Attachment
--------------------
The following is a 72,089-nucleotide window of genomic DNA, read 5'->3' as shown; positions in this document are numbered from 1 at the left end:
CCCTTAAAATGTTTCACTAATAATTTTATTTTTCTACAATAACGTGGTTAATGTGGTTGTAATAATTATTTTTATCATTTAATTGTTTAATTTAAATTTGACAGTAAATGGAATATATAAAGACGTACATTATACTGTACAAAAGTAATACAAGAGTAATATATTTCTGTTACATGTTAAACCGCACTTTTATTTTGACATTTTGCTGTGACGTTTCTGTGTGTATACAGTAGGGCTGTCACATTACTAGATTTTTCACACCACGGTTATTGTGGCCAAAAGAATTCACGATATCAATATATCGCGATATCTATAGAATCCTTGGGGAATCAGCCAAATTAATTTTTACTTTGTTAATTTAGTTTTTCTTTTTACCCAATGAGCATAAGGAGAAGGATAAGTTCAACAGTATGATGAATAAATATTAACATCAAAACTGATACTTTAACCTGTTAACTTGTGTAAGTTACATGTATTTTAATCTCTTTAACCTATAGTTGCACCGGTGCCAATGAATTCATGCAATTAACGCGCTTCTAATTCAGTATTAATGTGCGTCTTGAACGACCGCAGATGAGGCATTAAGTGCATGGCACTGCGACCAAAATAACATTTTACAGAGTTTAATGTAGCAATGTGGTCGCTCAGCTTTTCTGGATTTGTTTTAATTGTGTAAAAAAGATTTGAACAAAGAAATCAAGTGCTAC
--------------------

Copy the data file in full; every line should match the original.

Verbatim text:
The following is a 72,089-nucleotide window of genomic DNA, read 5'->3' as shown; positions in this document are numbered from 1 at the left end:
CCCTTAAAATGTTTCACTAATAATTTTATTTTTCTACAATAACGTGGTTAATGTGGTTGTAATAATTATTTTTATCATTTAATTGTTTAATTTAAATTTGACAGTAAATGGAATATATAAAGACGTACATTATACTGTACAAAAGTAATACAAGAGTAATATATTTCTGTTACATGTTAAACCGCACTTTTATTTTGACATTTTGCTGTGACGTTTCTGTGTGTATACAGTAGGGCTGTCACATTACTAGATTTTTCACACCACGGTTATTGTGGCCAAAAGAATTCACGATATCAATATATCGCGATATCTATAGAATCCTTGGGGAATCAGCCAAATTAATTTTTACTTTGTTAATTTAGTTTTTCTTTTTACCCAATGAGCATAAGGAGAAGGATAAGTTCAACAGTATGATGAATAAATATTAACATCAAAACTGATACTTTAACCTGTTAACTTGTGTAAGTTACATGTATTTTAATCTCTTTAACCTATAGTTGCACCGGTGCCAATGAATTCATGCAATTAACGCGCTTCTAATTCAGTATTAATGTGCGTCTTGAACGACCGCAGATGAGGCATTAAGTGCATGGCACTGCGACCAAAATAACATTTTACAGAGTTTAATGTAGCAATGTGGTCGCTCAGCTTTTCTGGATTTGTTTTAATTGTGTAAAAAAGATTTGAACAAAGAAATCAAGTGCTAC